Page One

A bracing winter's tale at Cal Shakespeare

Robert Hall
Thursday September 19, 2002

I first saw “A Winter’s Tale” in Shakespeare’s hometown, Stratford-upon-Avon. That was more than 30 years ago, but I still remember the program note informing the audience that both Hermione and her daughter Perdita would be played by an up-and-coming young British actress. 

That actress’s name was Judi Dench. 

Cal Shakespeare’s new production of “A Winter’s Tale,” at the Bruns Theater in the Orinda hills, may not boast Dame Judi, but it has plenty of other things going for it—except for a jarringly misconceived Act 4. 

Still, 4/5 of a great drama is a pretty good fraction, and Cal Shakes makes that majority grandly stirring. 

The play is one of Shakespeare’s final trios, sometimes called “romances,” beginning in tragedy but ending in sweet reconciliation. They’re healing works, and there’s nothing quite like them, though their contradictions can make them tricky to pull off. The flawed tragic hero of “A Winter’s Tale” is Leontes, King of Sicilia, who flies into an Othello-like rage when he suspects his wife Hermione is carrying a child by Polixenes, the visiting King of Bohemia. “It’s a bawdy planet,” Leontes raves, his groundless jealousy driving him to imprison his wife and command that her child be abandoned on some far shore. 

That shore turns out to be Bohemia, where the girl, named Perdita by the shepherd who finds her, grows up and ultimately returns home to her remorseful father. The child finds her mother, too. Though Hermione is reported to have died, this magical play can bring even stone statues to life. 

For its version, Cal Shakespeare performs Acts 1, 2 and 3, calls an intermission, then offers us Act 4, set in Bohemia, in its outdoor “lobby,” before herding us back into the Bruns amphitheater for act five. If you head home at that intermission, you’ll have seen a superb production of a three-act tragedy. Everything in this initial sequence works, from the opening moment when Joan Mankin, as Time, offers a crystal ball to Leontes’ doomed son, Mamillius, to Kate Edmunds’ spacious set of boxy gray-green forms that reflect the rigidity of Leontes’ court. Meg Neville’s costumes encase the Sicilians in muted suits that enhance the effect, while Gina Leshman punctuates the action with sonorous cello work. Alexander V. Nichols’ lighting sets moods and picks out dramatic moments nicely, and Cliff Carruthers supplies thunderous sound.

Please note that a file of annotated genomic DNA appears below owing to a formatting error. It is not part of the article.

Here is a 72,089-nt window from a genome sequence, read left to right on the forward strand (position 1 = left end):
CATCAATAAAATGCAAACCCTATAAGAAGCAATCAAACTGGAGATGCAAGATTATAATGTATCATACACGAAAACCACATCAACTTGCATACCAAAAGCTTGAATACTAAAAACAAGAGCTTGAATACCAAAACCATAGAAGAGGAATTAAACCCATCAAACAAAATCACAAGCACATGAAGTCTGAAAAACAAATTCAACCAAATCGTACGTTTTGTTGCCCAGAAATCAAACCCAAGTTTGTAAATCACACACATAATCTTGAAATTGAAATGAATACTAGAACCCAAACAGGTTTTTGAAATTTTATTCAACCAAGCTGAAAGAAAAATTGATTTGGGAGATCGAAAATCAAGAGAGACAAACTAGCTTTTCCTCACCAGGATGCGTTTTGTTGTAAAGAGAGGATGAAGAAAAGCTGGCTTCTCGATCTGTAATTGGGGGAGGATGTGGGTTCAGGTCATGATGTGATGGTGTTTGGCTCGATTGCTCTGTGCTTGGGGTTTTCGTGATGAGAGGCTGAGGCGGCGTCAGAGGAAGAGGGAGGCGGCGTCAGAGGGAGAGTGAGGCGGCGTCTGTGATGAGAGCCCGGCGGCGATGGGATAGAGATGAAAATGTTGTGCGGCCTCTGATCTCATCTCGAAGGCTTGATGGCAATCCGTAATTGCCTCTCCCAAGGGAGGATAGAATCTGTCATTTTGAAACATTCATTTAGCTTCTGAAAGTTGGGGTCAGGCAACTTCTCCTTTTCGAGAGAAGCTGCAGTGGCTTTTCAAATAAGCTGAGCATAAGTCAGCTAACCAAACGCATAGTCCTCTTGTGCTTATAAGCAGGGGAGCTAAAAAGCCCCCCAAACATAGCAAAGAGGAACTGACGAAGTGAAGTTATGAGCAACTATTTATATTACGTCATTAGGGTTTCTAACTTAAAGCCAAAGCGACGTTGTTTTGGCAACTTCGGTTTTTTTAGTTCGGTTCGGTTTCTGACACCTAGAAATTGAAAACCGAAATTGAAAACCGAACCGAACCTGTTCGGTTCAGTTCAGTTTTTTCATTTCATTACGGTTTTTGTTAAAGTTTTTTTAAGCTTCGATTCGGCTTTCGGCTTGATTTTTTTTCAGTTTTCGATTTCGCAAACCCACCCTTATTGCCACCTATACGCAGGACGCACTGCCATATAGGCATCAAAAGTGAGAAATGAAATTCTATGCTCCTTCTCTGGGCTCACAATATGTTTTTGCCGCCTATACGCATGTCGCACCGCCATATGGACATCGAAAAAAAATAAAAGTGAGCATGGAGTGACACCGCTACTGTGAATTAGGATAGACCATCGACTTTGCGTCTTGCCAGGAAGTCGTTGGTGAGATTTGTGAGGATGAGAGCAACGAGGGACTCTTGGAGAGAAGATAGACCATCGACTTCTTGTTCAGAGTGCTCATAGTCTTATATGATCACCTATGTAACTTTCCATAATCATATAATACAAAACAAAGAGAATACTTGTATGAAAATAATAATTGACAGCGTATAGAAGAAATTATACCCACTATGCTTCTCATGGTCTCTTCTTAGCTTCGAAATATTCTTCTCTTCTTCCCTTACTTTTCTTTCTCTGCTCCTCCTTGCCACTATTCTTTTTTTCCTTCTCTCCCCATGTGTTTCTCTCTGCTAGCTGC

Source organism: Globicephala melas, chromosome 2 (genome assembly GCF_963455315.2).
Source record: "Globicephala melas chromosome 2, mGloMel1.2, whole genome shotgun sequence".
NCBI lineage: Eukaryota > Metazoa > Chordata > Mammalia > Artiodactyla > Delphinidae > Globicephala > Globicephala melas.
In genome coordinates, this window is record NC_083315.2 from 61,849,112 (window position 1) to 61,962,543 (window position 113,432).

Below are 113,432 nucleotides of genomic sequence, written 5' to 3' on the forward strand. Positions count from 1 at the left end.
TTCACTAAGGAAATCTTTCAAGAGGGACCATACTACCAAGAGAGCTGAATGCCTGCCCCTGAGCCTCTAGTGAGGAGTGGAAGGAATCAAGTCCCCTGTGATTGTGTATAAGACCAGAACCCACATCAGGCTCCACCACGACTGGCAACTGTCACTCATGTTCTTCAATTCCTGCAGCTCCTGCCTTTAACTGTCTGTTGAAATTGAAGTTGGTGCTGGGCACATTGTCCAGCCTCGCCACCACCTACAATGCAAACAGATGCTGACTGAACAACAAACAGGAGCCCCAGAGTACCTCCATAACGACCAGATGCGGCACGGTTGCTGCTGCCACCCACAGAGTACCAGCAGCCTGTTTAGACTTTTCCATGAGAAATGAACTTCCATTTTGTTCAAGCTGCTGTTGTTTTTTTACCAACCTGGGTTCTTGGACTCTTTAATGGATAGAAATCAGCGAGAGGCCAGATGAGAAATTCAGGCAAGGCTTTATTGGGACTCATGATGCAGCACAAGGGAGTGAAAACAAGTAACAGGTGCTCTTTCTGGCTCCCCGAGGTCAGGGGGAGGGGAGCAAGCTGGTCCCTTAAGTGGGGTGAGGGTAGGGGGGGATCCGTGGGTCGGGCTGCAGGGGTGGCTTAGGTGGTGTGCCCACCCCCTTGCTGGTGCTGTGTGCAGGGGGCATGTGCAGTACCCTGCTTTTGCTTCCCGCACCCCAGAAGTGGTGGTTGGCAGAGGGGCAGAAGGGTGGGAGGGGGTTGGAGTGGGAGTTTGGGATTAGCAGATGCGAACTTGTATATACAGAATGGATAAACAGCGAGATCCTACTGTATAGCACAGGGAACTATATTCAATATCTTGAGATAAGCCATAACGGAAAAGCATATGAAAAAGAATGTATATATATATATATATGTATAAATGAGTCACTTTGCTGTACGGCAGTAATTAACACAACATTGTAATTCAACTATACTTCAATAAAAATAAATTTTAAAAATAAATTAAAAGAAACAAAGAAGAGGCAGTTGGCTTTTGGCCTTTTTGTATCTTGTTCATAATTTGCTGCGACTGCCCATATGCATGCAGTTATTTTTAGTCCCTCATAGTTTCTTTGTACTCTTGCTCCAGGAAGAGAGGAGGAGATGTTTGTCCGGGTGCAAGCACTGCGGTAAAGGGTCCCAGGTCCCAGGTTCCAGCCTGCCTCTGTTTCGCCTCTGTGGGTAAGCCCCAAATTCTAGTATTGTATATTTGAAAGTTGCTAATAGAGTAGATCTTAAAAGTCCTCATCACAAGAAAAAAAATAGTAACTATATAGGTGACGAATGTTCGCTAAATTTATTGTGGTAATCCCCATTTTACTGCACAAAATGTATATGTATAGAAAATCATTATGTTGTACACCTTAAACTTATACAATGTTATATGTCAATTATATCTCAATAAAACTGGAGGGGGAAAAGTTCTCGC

Under director Lisa Peterson’s deft guidance the acting here ranges from good to superb. L. Peter Callendar makes a warm and gracious Polixenes, Domenique Lozano gives Paulina dignity and spunk, and Dan Hiatt capably conveys Camillo’s troubled loyalty. Warren Keith is a dutiful but aggrieved Antigonus, and in the lead role Andy Murray creates a passionate and self-tormented Leontes. Most impressive is Stephanie Roth Haberle as Hermione. Wrapped in a moving dignity, Haberle gives the play a moral center, and her self-defense at her trial may be the most compelling acting of the fall theater season. 

Then there’s that aberrant Act 4, in which Cal Shakespeare funs-up the Bard with screaming teen-agers, mopeds and psychedelic motley. Some of the acting here is inept, some so broad that it nearly breaks the back of the play, though a strong Act 5 redeems the nonsense with an affecting reconciliation. 

“A sad tale is best for winter,” Mamilius pronounces in act one, but in “A Winter’s Tale” Shakespeare calls sadness back from the brink of tragedy to deliver a magical happy ending. 

Good for him—and good and for us, too.